Scott Storch raked in hip-hop millions and then snorted his way to ruin

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"I think that maybe you should make sure your mother has her retirement taken care of before you buy another $2 million necklace for some hotel heiress."

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Born in Long Island but raised in South Florida, Scott Storch has music in his blood. His great-great-grandfather was Lithuanian immigrant Meyer Machtenberg, a seminal Jewish composer in the early 1900s. In the '60s, Mom was a Queens-born pinup-caliber beauty who was signed to Philadelphia's Cameo-Parkway Records under the stage name Joyce Carol, and his father, Phil Storch, sang street-corner doo-wop in his native Bronx.

Phil's brother Jeremy was a founder of soul-rock band the Vagrants and a songwriter who once penned an Eddie Money hit. "There's always been music in Scott's life," says Jeremy, who bottomed out on drugs in the '70s, cleaned up his life, and became a rabbi. "He was literally surrounded by it."

Scott's brother Matthew, who is older by 22 months, is his musical opposite: an alt-rocker who has supported his music by delivering pizzas.

So it was no surprise that Scott "took to music like a duck to water," as Yolanda puts it, playing Rod Stewart piano renditions at Davie's Nova Eisenhower Elementary talent shows, nailing John Travolta's role in a school rendition of Grease, and sharing the big stage with singer Matthew at the Sunrise Musical Theatre as "The Storch Brothers."

For Scott's first paying gig at age 12, he filled in for an adult piano player at a birthday party. "He had a natural talent, and he practiced hard," Uncle Jeremy says. "He was very devoted to the piano."

Scott spent hours on the keyboard in the bedroom he shared with Matthew in their small Sunrise apartment. His parents had divorced when he was 10, and Yolanda made ends meet as a caregiver for the elderly. His father Phil lived in Miami with a new wife, his third.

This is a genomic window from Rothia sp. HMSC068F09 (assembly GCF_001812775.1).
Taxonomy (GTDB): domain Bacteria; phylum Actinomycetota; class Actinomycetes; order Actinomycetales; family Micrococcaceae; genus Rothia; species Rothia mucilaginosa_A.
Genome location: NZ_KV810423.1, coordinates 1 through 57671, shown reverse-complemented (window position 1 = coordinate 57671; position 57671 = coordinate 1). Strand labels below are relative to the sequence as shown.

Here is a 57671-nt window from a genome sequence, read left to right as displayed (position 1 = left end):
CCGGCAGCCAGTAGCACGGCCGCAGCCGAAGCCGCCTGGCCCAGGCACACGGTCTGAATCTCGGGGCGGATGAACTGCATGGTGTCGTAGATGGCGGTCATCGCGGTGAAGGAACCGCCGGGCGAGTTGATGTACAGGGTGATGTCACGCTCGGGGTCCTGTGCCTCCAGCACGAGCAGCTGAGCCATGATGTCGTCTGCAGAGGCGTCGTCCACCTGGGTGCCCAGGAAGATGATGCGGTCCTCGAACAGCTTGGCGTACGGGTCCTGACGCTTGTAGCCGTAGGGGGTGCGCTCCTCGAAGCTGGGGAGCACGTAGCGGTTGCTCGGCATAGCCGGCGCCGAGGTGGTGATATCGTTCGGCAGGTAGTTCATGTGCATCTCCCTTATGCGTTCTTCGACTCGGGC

Clearly, Scott did not dodge his father's genes. Dad was a gambler with a special affinity for the harness races at Pompano Park, according to Yolanda. He sifted through vehicles based on his luck: From Porsches to Lincolns to Jensen Healeys, he bought "30 cars in the 13 years we were married," she says.

Phil liked to bring Scott with him to the dealerships, and the fascination with flash and automobiles rubbed off. The kid spent his time in class drafting ornate sketches of Cadillacs. At age 13, he wore a red bomber jacket, Porsche Carrera sunglasses, and a $75 Rolex knockoff — bar mitzvah gifts from Mom, all of which he quickly lost.

Says Yolanda: "Phil wasn't there for Scott through most of his childhood, and I think Scott really wanted to follow in his footsteps and impress him."

Phil eventually filed for bankruptcy twice, in 1997 and 2008. Among the jilted creditors were credit card companies and the Mercedes-Benz and Toyota financing wings. Reached at his home in Springfield, Missouri, Phil told New Times he was "not interested in talking to newspapers."

In 1988, Dad moved to Philadelphia. Scott, in his freshman year of high school, decided to go with him. Yolanda had a new boyfriend, and Scott wasn't looking for a stepfather. "I could have legally stopped him from going, but I didn't," Yolanda says, sounding regretful. "Much later, Scott told me: 'Ma, the only reason I left is that I hated your boyfriend.'"

"Scott felt like his mom had chosen a man over him," says Vanessa Bedillo, who had a son with Scott in Philadelphia. "That's something that really hurt him and probably still does."


One morning in the middle of the '88 school year at southeast Pennsylvania's Bensalem High, freshman Vanessa Bedillo watched a new boy pull his father's Porsche up to the brown-brick school building. The Florida kid dressed like a miniature Don Johnson and wore a preppy mop of reddish-brown hair over thin, bird-boned features. "All the girls were like, Who is this guy?" recalls Bedillo, who was the pretty, strait-laced daughter of strict Peruvian parents. "He seemed beyond his years."

Scott Storch was her first boyfriend. He spent the rest of that school year drawing her sketches of cars and gazing out the window, daydreaming about music. After school, he would play her Tears for Fears songs on his piano, which his mom had shipped from Florida.

"Scott was pretty much on his own," Bedillo says. His dad's parenting consisted mostly of a wad of bills left on the kitchen counter. Eventually, Phil Storch left his son altogether, moving to New York City.

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Gus Garcia-Roberts